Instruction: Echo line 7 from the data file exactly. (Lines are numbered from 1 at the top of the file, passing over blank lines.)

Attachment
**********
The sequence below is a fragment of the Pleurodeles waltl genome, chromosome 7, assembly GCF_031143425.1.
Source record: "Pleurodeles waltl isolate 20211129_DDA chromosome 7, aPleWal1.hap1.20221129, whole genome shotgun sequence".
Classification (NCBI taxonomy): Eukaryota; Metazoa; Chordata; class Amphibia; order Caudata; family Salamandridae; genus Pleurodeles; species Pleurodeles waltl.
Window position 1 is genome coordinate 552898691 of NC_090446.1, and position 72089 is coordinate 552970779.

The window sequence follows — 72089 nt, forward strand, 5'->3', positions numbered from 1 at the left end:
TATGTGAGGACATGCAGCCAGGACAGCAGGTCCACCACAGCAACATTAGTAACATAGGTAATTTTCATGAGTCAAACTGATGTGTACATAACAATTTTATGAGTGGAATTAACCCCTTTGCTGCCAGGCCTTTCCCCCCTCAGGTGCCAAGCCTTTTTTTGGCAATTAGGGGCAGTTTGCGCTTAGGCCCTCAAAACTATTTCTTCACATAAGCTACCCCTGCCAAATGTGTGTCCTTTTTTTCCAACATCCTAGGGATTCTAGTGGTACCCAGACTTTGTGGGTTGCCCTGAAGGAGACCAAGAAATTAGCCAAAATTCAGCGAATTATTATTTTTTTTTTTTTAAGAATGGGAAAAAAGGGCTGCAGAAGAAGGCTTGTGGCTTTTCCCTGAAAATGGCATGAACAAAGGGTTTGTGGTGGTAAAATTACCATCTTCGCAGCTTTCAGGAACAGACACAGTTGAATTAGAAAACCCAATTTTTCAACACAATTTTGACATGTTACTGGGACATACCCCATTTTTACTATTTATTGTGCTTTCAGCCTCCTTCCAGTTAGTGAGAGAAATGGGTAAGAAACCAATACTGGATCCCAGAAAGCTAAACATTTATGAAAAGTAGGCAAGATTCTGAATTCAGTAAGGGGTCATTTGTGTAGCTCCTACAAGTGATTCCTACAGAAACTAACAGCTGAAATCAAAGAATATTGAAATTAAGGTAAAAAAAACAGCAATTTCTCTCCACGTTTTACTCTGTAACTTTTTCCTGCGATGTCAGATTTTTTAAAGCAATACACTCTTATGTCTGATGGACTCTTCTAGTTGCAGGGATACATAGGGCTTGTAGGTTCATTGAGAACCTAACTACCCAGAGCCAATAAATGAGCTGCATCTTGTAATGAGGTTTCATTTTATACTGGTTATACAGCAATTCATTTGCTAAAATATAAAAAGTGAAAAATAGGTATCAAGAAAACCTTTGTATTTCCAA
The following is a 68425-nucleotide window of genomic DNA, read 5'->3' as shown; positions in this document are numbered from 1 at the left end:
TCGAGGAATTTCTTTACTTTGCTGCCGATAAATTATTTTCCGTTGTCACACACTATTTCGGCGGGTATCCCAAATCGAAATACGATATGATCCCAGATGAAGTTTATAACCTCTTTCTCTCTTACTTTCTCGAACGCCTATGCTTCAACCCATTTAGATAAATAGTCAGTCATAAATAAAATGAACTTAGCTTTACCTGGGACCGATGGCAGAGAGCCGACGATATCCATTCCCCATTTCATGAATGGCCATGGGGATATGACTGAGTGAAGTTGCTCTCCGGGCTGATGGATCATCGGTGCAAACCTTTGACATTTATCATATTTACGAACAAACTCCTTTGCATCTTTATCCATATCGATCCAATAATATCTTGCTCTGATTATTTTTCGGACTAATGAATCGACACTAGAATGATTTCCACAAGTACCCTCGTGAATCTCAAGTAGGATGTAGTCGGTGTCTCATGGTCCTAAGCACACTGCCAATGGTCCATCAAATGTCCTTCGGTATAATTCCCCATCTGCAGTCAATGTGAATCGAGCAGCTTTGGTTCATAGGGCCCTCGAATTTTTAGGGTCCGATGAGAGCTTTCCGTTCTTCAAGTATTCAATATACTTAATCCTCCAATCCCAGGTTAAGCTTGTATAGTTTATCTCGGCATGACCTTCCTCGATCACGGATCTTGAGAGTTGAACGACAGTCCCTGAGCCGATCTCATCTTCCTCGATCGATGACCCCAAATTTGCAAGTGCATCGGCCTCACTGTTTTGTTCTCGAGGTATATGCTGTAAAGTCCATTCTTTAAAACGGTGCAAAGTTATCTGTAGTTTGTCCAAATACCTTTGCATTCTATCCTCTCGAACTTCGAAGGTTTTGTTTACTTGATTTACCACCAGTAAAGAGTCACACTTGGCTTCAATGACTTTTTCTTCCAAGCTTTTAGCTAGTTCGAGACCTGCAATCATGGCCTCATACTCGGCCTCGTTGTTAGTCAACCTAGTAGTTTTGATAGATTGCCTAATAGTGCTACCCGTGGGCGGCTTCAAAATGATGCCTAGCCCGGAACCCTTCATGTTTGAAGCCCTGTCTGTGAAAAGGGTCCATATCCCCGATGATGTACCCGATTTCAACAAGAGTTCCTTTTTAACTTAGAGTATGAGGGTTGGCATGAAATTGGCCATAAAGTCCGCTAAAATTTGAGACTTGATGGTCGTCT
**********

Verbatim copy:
The following is a 68425-nucleotide window of genomic DNA, read 5'->3' as shown; positions in this document are numbered from 1 at the left end: